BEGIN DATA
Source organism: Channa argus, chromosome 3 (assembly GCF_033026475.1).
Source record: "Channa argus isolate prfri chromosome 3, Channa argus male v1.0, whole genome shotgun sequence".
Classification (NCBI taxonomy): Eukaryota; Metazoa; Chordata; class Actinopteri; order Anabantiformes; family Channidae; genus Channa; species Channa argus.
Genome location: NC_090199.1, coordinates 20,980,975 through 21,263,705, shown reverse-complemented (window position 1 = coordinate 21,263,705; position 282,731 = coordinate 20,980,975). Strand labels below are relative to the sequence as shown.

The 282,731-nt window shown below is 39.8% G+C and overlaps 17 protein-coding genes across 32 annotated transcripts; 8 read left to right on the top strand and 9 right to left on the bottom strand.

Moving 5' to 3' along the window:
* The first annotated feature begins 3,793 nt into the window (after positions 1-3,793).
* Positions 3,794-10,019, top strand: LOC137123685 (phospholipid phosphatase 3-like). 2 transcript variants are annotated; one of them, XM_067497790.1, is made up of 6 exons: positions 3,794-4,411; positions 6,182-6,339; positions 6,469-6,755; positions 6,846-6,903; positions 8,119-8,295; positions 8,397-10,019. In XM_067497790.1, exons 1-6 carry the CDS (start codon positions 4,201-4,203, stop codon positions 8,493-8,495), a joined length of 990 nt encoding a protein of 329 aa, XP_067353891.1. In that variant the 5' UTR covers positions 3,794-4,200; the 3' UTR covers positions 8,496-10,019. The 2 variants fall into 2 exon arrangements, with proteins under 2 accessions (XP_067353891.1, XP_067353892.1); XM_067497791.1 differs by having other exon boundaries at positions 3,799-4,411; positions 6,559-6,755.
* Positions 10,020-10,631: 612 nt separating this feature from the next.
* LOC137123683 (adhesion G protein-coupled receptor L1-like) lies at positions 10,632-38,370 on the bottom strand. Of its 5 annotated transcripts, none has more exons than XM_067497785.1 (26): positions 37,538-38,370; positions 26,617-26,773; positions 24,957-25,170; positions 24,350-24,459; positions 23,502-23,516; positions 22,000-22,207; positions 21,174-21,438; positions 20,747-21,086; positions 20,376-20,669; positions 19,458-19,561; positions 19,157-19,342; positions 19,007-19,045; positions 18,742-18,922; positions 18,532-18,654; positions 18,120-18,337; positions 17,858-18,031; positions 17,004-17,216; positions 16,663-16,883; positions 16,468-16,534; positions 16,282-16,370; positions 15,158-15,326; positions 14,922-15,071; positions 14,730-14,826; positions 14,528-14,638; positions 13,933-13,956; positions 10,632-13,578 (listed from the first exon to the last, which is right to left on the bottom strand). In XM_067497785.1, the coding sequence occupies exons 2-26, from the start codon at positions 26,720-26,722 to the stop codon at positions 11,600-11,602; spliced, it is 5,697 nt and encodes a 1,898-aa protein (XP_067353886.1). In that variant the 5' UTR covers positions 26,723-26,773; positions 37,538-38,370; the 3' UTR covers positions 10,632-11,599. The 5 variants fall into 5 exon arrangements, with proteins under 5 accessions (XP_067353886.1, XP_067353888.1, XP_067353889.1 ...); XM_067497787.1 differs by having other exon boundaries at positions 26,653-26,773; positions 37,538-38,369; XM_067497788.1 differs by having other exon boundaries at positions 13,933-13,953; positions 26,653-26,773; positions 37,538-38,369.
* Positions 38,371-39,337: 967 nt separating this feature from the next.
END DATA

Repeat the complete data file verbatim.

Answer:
Source organism: Channa argus, chromosome 3 (assembly GCF_033026475.1).
Source record: "Channa argus isolate prfri chromosome 3, Channa argus male v1.0, whole genome shotgun sequence".
Classification (NCBI taxonomy): Eukaryota; Metazoa; Chordata; class Actinopteri; order Anabantiformes; family Channidae; genus Channa; species Channa argus.
Genome location: NC_090199.1, coordinates 20,980,975 through 21,263,705, shown reverse-complemented (window position 1 = coordinate 21,263,705; position 282,731 = coordinate 20,980,975). Strand labels below are relative to the sequence as shown.

The 282,731-nt window shown below is 39.8% G+C and overlaps 17 protein-coding genes across 32 annotated transcripts; 8 read left to right on the top strand and 9 right to left on the bottom strand.

Moving 5' to 3' along the window:
* The first annotated feature begins 3,793 nt into the window (after positions 1-3,793).
* Positions 3,794-10,019, top strand: LOC137123685 (phospholipid phosphatase 3-like). 2 transcript variants are annotated; one of them, XM_067497790.1, is made up of 6 exons: positions 3,794-4,411; positions 6,182-6,339; positions 6,469-6,755; positions 6,846-6,903; positions 8,119-8,295; positions 8,397-10,019. In XM_067497790.1, exons 1-6 carry the CDS (start codon positions 4,201-4,203, stop codon positions 8,493-8,495), a joined length of 990 nt encoding a protein of 329 aa, XP_067353891.1. In that variant the 5' UTR covers positions 3,794-4,200; the 3' UTR covers positions 8,496-10,019. The 2 variants fall into 2 exon arrangements, with proteins under 2 accessions (XP_067353891.1, XP_067353892.1); XM_067497791.1 differs by having other exon boundaries at positions 3,799-4,411; positions 6,559-6,755.
* Positions 10,020-10,631: 612 nt separating this feature from the next.
* LOC137123683 (adhesion G protein-coupled receptor L1-like) lies at positions 10,632-38,370 on the bottom strand. Of its 5 annotated transcripts, none has more exons than XM_067497785.1 (26): positions 37,538-38,370; positions 26,617-26,773; positions 24,957-25,170; positions 24,350-24,459; positions 23,502-23,516; positions 22,000-22,207; positions 21,174-21,438; positions 20,747-21,086; positions 20,376-20,669; positions 19,458-19,561; positions 19,157-19,342; positions 19,007-19,045; positions 18,742-18,922; positions 18,532-18,654; positions 18,120-18,337; positions 17,858-18,031; positions 17,004-17,216; positions 16,663-16,883; positions 16,468-16,534; positions 16,282-16,370; positions 15,158-15,326; positions 14,922-15,071; positions 14,730-14,826; positions 14,528-14,638; positions 13,933-13,956; positions 10,632-13,578 (listed from the first exon to the last, which is right to left on the bottom strand). In XM_067497785.1, the coding sequence occupies exons 2-26, from the start codon at positions 26,720-26,722 to the stop codon at positions 11,600-11,602; spliced, it is 5,697 nt and encodes a 1,898-aa protein (XP_067353886.1). In that variant the 5' UTR covers positions 26,723-26,773; positions 37,538-38,370; the 3' UTR covers positions 10,632-11,599. The 5 variants fall into 5 exon arrangements, with proteins under 5 accessions (XP_067353886.1, XP_067353888.1, XP_067353889.1 ...); XM_067497787.1 differs by having other exon boundaries at positions 26,653-26,773; positions 37,538-38,369; XM_067497788.1 differs by having other exon boundaries at positions 13,933-13,953; positions 26,653-26,773; positions 37,538-38,369.
* Positions 38,371-39,337: 967 nt separating this feature from the next.